I inherited my love of racing from my dad. He loved motor sports and started racing hydroplanes on some nearby lakes in the 1930s. But what really piqued his interest was a then new sport – midget car racing – born about the same time.
At first, midgets ran on board tracks originally used for bicycle and motorcycle racing. It wasn’t long before the sport caught on, and tracks were built specifically for midget racing. Companies back then didn’t just sponsor a race car; they owned them. Ours was the Winzeler Manufacturing Special, a midget with an Offenhauser engine.
It’s not too surprising that toymakers wanted to get in on this incredibly popular sport too. One of them was the Chicago-based Woodettes Company. During the 1940s, Winzeler was asked to help Woodettes build its new Tornado Racer, a toy midget with a Mot-Air-Ette compressed air engine. Pressure pumped into the engine’s air cylinder and then released powers a turbine on the front axle, “driving” the toy midget.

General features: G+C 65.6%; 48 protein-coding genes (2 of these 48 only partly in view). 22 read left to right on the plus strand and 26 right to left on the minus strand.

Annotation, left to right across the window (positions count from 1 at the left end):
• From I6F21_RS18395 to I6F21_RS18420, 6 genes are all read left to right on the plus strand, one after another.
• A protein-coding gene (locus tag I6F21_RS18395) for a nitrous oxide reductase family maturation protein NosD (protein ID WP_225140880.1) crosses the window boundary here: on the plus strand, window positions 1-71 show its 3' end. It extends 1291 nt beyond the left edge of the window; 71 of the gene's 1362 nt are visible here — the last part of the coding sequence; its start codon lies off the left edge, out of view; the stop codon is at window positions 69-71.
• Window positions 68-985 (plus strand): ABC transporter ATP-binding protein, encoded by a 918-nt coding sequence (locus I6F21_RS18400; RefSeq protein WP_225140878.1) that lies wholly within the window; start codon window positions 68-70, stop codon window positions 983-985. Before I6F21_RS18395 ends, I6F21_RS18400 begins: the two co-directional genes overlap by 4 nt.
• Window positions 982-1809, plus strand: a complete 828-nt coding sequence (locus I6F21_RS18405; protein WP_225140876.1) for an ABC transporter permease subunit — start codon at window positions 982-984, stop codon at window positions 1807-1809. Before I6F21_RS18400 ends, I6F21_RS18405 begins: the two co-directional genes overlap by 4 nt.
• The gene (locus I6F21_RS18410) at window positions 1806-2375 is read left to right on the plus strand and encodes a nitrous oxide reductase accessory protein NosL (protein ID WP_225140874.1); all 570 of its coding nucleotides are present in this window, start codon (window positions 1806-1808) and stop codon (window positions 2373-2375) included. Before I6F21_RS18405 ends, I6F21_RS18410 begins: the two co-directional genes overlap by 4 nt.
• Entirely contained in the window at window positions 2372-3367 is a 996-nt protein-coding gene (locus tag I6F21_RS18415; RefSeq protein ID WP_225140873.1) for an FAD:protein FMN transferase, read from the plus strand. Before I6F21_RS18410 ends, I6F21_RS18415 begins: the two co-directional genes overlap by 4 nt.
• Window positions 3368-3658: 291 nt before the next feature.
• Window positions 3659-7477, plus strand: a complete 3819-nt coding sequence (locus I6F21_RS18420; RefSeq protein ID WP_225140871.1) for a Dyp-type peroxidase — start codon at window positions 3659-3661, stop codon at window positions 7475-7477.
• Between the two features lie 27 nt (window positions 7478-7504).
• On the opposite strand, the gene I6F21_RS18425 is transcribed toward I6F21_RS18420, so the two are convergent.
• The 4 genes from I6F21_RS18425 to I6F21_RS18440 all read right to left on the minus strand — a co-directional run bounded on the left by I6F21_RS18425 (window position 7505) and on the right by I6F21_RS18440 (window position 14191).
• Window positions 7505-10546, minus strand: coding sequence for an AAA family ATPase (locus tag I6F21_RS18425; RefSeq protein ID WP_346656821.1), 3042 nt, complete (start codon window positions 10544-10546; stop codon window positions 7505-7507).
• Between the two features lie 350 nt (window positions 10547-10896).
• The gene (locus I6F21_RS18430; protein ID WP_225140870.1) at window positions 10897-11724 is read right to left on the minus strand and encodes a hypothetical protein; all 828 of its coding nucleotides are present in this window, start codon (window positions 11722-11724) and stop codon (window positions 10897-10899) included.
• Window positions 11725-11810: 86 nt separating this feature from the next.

Dad and my grandfather assisted with the car’s design (which looks quite similar to the Winzeler Manufacturing Special), and built stamping dies for the drawn-aluminum body, chassis and drive components. Thousands of Woodette Tornado Racers were later manufactured and assembled at our plant on Chicago’s west side. Even today, Tornadoes are very popular among vintage toy collectors worldwide.
Thanks to my dad, I not only grew up in a racing environment; I acquired an appreciation for cars as art forms from a very early age. I’ve since integrated that with my own passions for fashion and art. You only need to walk through our plant to see how these elements are all fused together into an atmosphere of creativity, evident in everything we do at Winzeler Gear.